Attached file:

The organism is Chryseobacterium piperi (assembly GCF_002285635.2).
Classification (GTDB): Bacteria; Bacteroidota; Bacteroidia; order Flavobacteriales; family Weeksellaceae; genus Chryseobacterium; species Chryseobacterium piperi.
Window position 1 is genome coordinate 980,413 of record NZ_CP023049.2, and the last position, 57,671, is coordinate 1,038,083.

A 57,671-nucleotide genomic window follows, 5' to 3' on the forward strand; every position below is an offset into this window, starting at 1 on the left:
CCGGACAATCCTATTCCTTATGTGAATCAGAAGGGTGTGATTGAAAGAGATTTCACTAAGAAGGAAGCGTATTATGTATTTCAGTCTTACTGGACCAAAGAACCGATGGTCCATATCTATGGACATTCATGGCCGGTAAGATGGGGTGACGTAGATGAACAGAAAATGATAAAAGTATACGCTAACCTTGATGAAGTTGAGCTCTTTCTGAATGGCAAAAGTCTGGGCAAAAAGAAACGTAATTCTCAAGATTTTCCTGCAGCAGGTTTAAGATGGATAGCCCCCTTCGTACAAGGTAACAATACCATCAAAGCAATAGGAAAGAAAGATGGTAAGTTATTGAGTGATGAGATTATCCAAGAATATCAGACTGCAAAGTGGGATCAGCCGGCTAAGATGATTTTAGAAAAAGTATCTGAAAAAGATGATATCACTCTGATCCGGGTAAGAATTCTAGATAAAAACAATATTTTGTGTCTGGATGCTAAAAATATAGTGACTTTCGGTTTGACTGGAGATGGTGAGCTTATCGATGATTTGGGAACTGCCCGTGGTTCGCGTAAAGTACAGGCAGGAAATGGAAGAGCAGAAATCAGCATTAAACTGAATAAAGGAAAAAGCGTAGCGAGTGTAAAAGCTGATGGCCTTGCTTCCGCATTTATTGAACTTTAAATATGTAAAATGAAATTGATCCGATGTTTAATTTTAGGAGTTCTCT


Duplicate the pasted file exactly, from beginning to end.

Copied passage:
The organism is Chryseobacterium piperi (assembly GCF_002285635.2).
Classification (GTDB): Bacteria; Bacteroidota; Bacteroidia; order Flavobacteriales; family Weeksellaceae; genus Chryseobacterium; species Chryseobacterium piperi.
Window position 1 is genome coordinate 980,413 of record NZ_CP023049.2, and the last position, 57,671, is coordinate 1,038,083.

A 57,671-nucleotide genomic window follows, 5' to 3' on the forward strand; every position below is an offset into this window, starting at 1 on the left:
CCGGACAATCCTATTCCTTATGTGAATCAGAAGGGTGTGATTGAAAGAGATTTCACTAAGAAGGAAGCGTATTATGTATTTCAGTCTTACTGGACCAAAGAACCGATGGTCCATATCTATGGACATTCATGGCCGGTAAGATGGGGTGACGTAGATGAACAGAAAATGATAAAAGTATACGCTAACCTTGATGAAGTTGAGCTCTTTCTGAATGGCAAAAGTCTGGGCAAAAAGAAACGTAATTCTCAAGATTTTCCTGCAGCAGGTTTAAGATGGATAGCCCCCTTCGTACAAGGTAACAATACCATCAAAGCAATAGGAAAGAAAGATGGTAAGTTATTGAGTGATGAGATTATCCAAGAATATCAGACTGCAAAGTGGGATCAGCCGGCTAAGATGATTTTAGAAAAAGTATCTGAAAAAGATGATATCACTCTGATCCGGGTAAGAATTCTAGATAAAAACAATATTTTGTGTCTGGATGCTAAAAATATAGTGACTTTCGGTTTGACTGGAGATGGTGAGCTTATCGATGATTTGGGAACTGCCCGTGGTTCGCGTAAAGTACAGGCAGGAAATGGAAGAGCAGAAATCAGCATTAAACTGAATAAAGGAAAAAGCGTAGCGAGTGTAAAAGCTGATGGCCTTGCTTCCGCATTTATTGAACTTTAAATATGTAAAATGAAATTGATCCGATGTTTAATTTTAGGAGTTCTCT